4. Phased Retirement
Another way to increase your happiness is to work part-time or use a phased approach to retirement. Adjusting to retirement is a huge transition! Going from working 40+ hours a week for 30+ years to suddenly having all the time in the world is a shock to the system, to say the least. It takes time to adjust, so don’t feel pressured to rush into retirement all at once. Case in point: it’s becoming increasingly popular for people to approach retirement in phases by slowly adjusting to reduced hours, part-time work, then eventually full retirement.
5. Prioritize Friendships
Retirees who are able to consistently socialize with friends increase their happiness and reduce their stress. (5) Based on this study and many others like it, be sure to prioritize connecting with your friends, family, and loved ones throughout retirement. Knowing that you have a strong support system can make a significant difference in your overall level of happiness, especially if you experience the loss of a spouse, fall on hard times, or suffer from declining health.
6. Plan Ahead
One of the best ways to improve your happiness in retirement is to have a plan for what you want it to look like. Articulating your vision for the future is a great way to motivate yourself to make it happen and enjoy a sense of fulfillment once your plan comes to fruition. It can also increase your level of happiness by helping prepare for potential retirement pitfalls like unexpected health issues or running out of money. These concerns can and should be incorporated into a retirement plan and thoroughly assessed by a qualified financial advisor.
Get Started Today
We at Strategic Financial Planning know that you’ve worked your whole life for a happy and healthy retirement. Whether you’re retiring in 10 years or 20, we’re here to help you navigate the path to a fulfilling retirement by helping you build a solid financial plan for the future. Call (972) 403-1234 or contact us online to set up a complimentary get-acquainted meeting so we can see if we are a good fit!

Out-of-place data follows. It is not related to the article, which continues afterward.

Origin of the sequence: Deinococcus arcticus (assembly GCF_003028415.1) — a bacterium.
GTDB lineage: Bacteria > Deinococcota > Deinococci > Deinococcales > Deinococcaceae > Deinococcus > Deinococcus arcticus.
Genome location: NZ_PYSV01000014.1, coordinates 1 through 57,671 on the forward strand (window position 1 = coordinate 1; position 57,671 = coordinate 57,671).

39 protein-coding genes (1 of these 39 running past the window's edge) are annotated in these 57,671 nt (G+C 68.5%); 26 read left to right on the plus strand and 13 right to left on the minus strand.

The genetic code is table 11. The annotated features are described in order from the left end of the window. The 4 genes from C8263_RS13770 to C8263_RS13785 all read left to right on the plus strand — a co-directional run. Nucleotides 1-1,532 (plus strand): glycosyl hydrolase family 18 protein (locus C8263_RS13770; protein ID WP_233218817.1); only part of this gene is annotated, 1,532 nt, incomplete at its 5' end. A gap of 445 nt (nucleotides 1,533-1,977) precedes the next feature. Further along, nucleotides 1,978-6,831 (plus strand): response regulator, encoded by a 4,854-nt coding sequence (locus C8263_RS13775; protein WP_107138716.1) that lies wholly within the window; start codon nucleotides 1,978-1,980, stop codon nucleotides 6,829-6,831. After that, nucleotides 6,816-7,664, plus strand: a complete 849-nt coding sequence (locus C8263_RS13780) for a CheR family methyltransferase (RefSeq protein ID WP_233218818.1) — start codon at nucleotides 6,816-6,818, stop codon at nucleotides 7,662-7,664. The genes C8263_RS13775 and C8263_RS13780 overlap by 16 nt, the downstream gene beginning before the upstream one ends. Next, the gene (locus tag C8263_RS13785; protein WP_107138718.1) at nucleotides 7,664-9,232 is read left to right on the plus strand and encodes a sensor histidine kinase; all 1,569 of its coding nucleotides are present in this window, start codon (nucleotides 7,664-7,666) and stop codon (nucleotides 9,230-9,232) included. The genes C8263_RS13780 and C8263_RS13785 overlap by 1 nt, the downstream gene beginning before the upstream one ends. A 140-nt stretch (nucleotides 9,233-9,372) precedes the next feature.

Bryan Lee is the founder and president of Strategic Financial Planning, Inc., an independent, fee-only financial advisory firm. With more than 27 years of industry experience, Bryan uses a unique client-first financial life planning approach and process to help his clients get the most out of life. Bryan earned his Bachelor of Business Administration in finance and his MBA in international finance from the University of North Texas. He is also a CERTIFIED FINANCIAL PLANNER™ professional.
Bryan is actively involved in his community and industry and has served on the boards of several associations and charities, including the Dallas/Fort Worth chapter of the Financial Planning Association, the National Association of Personal Financial Advisors, Family Services of Plano, the CITY House, and the Journal of Financial Planning. Bryan has been featured in local and national media, including The Wall Street Journal, Investors Business Daily, CNNfn, USA Today, SmartMoney, Kiplinger’s Personal Finance, Financial Planning Magazine, The Dallas Morning News, and Dow Jones Newswires. And, he has been recognized as a Five Star Wealth Manager and one of Dallas’s Best Financial Planners in D Magazine every year since its inception and recently as a Top Wealth Manager. To learn more about Bryan, connect with him on LinkedIn.